Details: Serge Sagna. Related categorisations of entities and events in the Gújjolaay Eegimaa noun class system. UK 5th Cognitive Linguistics Conference. University of Lancaster. Lancaster. 29-31 July 2014.

The paper attracted a lot of interest and discussions during and after the presentation. I was contacted after the conference about aspect of the presentation and for access to soft copies of hand-outs.
Year(s) Of Engagement Activity 2014
 
Description Syntactic and semantic agreement in the Gújjolaay Eegimaa (Banjal) noun class system. 
Form Of Engagement Activity Scientific meeting (conference/symposium etc.)
Part Of Official Scheme? No
Type Of Presentation paper presentation
Geographic Reach International
Primary Audience Other academic audiences (collaborators, peers etc.)
Results and Impact Results: The presentation led to useful interactions with colleagues and refinement of ideas.

Details: Serge, Sagna. Syntactic and semantic agreement in the Gújjolaay Eegimaa (Banjal) noun class system. Association for Linguistic Typology, 10th Biennial conference. 15August 2013.

This paper stimulated further discussions on the new data and the phenomenon presented. The paper has been submitted as a journal article which is currently under review in Studies in Language.
Year(s) Of Engagement Activity 2013
 
Description THIS IS WHERE YOU PUT IT: shape in the categorisation of body parts in the Gújjolaay Eegimaa noun class/gender system. 
Form Of Engagement Activity Scientific meeting (conference/symposium etc.)
Part Of Official Scheme? No
Type Of Presentation paper presentation
Geographic Reach International
Primary Audience Other academic audiences (collaborators, peers etc.)
Results and Impact Results: The presentation led to useful interactions with specialists of gender systems. I presented results that challenged previous claims on the topic discussed and showed why the new results give stronger evidence for a new view on the issues discussed.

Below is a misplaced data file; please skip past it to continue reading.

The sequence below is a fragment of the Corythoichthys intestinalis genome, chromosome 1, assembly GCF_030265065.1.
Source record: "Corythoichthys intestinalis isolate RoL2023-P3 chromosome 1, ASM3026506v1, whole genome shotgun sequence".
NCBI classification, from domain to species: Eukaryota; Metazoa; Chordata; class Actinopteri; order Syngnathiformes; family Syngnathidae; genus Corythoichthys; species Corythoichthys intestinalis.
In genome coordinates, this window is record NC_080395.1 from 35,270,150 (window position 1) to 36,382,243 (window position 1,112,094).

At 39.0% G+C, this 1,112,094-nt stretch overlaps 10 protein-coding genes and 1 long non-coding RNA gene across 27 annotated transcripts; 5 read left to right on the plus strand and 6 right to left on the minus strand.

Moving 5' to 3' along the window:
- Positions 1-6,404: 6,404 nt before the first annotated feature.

Serge, Sagna. THIS IS WHERE YOU PUT IT: shape in the categorisation of body parts in the Gújjolaay Eegimaa noun class/gender system. Gender and classifiers: cross linguistic perspectives. University of Surrey.17 January 2014.

The presentation stimulated important discussions on my findings and a number of members of the audience reported their interest in the research methods used.
Year(s) Of Engagement Activity 2014
 
Description Taxonomic hierarchies in Gújjolaay Eegimaa: how helpful are Berlin's universal criteria? 
Form Of Engagement Activity Scientific meeting (conference/symposium etc.)
Part Of Official Scheme? No
Type Of Presentation paper presentation
Geographic Reach International
Primary Audience Other academic audiences (collaborators, peers etc.)
Results and Impact Results: The presentation led to useful interactions with specialists of language documentation and taxonomy.

Details: Serge, Sagna. Taxonomic hierarchies in Gújjolaay Eegimaa: how helpful are Berlin's universal criteria? Language Documentation and Linguistic Theory 4 Conference (LDLT4). SOAS. London. 7 December 2013.

I was invited to submit the paper for publication in the conference proceeding and the paper has now been accepted.
Year(s) Of Engagement Activity 2013
 
Description The Morphophonology of Gújjolaay Eegimaa and other Jóola languages. 
Form Of Engagement Activity Scientific meeting (conference/symposium etc.)
Part Of Official Scheme? No
Type Of Presentation paper presentation
Geographic Reach International
Primary Audience Other academic audiences (collaborators, peers etc.)
Results and Impact Results: Paper presented at the South East Morphology Meeting 2012, which I organised at the University of Surrey (UK). The presentation led to useful interactions with colleagues and refinement of ideas.

Details: Sagna, Serge. The morphophonology of noun class markers in Gújjolaay Eegimaa and other Jóola languages. South East Morphology Meeting. University of Surrey. 25 Jan 2013.

The paper discussed important findings on a controversial aspect of research on nominal classification system.
Year(s) Of Engagement Activity 2013
 
Description Transitivity hierarchy distinctions in Gújjolaay Eegimaa nonfinite verbs 
Form Of Engagement Activity Scientific meeting (conference/symposium etc.)
Part Of Official Scheme? No
Type Of Presentation paper presentation
Geographic Reach Local
Primary Audience Other academic audiences (collaborators, peers etc.)
Results and Impact Results: This was a paper presentation in a departmental seminar with linguists at the University of Virginia. Some of them are specialists on aspects of the topic presented here. So there were many relevant questions and discussions after the presentation.

Details: Serge Sagna. Transitivity hierarchy distinctions in Gújjolaay Eegimaa nonfinite verbs. Departmental seminar at the University of Virginia. Charlottesville. 21-24 April 2014.

The phenomenon presented was new to the audience. However I received very good feedback which I have taken into account in my current research.
Year(s) Of Engagement Activity 2014
 
Description Transitivity hierarchy distinctions in nonfinite verbs of classes e- and ja- in Gújjolaay Eegimaa.